Tomalin strays from the biography to include important background about the lives of women in the theater at that time – not considered a respectable Victorian womanly past time, yet one of the few occupations that gave a woman independence and sometimes management experience in a world that had women quietly embroidering, awaiting the fate their fathers and husbands created for them.   She also follows Dickens work, and focuses on books that may offer a hint of Nelly’s influence.  In both the book and the movie, Nelly’s mother and sisters, especially her mother Fanny, the true theatrical talent, appear noncommittal, sometimes supportive, grateful for their new opportunities and comforts, while delicately avoiding the truth that Nelly’s virtue is being compromised and offered in exchange for the monetary support that Dickens offers them.

Tomalin credits her assumptions about Dickens life with Nelly through pages of research and credible resources; however, she carefully concludes that her conclusions are speculative.  Many Dickinson authorities today still question this relationship of the middle-aged man with the young protegé, steadfastly believing that Nelly was no more that a second daughter, a contemporary of Dickens’ daughter Katy.  In true Dickenson style, Tomalin pursues the tale like a well-documented detective story, following the money, which leads to incontrovertible evidence.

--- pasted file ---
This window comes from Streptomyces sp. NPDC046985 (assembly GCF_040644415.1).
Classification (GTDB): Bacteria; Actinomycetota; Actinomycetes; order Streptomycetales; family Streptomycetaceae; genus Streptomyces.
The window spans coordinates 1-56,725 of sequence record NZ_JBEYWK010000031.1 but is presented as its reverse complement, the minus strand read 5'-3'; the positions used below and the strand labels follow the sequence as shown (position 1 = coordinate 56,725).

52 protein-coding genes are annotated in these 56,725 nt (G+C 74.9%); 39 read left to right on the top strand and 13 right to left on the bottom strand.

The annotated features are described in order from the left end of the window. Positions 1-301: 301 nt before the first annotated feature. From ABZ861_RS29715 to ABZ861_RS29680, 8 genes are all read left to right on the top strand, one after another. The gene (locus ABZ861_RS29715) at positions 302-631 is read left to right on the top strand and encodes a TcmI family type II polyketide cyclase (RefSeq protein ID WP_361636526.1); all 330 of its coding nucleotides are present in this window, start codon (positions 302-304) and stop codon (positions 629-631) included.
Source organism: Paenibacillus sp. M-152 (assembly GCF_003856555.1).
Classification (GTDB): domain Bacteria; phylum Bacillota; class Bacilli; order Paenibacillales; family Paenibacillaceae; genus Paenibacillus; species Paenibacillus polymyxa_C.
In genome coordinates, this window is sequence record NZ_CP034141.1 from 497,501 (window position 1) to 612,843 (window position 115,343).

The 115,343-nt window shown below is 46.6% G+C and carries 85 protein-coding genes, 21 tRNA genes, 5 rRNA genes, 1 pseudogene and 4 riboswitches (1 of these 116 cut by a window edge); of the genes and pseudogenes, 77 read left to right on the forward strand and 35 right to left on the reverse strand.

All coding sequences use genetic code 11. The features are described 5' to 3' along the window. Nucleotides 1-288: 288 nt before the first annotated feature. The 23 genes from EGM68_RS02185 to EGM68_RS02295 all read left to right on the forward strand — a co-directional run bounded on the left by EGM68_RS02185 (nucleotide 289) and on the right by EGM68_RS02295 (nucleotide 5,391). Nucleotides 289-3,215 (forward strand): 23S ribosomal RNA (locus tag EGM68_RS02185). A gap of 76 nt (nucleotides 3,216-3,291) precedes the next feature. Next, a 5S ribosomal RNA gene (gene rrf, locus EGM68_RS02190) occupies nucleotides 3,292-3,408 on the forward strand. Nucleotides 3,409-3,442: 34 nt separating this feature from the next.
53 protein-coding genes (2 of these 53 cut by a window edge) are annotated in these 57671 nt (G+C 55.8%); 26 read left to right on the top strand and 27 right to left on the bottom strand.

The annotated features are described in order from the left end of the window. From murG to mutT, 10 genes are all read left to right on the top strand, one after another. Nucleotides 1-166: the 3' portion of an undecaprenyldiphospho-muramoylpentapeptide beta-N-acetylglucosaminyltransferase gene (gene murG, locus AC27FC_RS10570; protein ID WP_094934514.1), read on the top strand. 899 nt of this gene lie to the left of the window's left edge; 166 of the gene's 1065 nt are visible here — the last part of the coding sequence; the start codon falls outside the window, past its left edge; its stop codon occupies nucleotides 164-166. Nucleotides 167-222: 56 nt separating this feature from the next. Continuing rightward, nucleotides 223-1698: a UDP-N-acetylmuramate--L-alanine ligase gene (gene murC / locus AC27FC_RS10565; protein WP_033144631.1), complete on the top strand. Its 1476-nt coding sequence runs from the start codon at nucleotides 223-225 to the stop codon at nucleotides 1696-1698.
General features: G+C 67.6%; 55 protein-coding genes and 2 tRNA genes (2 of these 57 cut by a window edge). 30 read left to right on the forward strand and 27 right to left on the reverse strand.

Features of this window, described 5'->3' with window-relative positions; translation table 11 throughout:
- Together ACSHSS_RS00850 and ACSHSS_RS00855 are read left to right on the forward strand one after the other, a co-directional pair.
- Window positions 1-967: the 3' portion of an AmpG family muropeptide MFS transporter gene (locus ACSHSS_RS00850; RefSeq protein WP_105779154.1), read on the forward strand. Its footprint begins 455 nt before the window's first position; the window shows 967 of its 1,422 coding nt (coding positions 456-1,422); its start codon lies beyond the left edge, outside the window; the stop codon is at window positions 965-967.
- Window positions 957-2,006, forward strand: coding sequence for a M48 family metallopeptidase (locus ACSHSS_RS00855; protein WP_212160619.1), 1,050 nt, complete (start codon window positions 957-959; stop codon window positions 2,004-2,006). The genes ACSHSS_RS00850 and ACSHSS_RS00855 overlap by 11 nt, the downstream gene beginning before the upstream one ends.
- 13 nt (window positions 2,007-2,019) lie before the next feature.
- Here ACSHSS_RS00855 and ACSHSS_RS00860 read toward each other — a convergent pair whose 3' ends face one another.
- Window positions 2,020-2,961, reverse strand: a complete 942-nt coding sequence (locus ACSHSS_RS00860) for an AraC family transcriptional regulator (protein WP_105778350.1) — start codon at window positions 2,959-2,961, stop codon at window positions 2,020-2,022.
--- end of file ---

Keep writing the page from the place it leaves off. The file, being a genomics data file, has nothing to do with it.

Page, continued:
In this case, I saw the movie before I read the book.  I’ve known of Tomalin’s biography for a while and have meant to read it, but seeing the movie was the catalyst I needed.  Immersed in Tomalin’s conversational tone, I found it rewarding to follow her research and relive the events of the Victorian era.  Dickens was a rock star of the times, and revealing his secrets only makes him more human and possibly more popular.

The movie is slow-moving.  At one point the two prospective lovers gazed at each other so long, many in the theater thought the camera had broken.  If you enjoy period pieces with beautiful expansive scenery and costumes, you might appreciate the elocution of the actors and the cleverness of the scenes, and disregard the lack of surprises in the narrative, as I did – a movie made for PBS.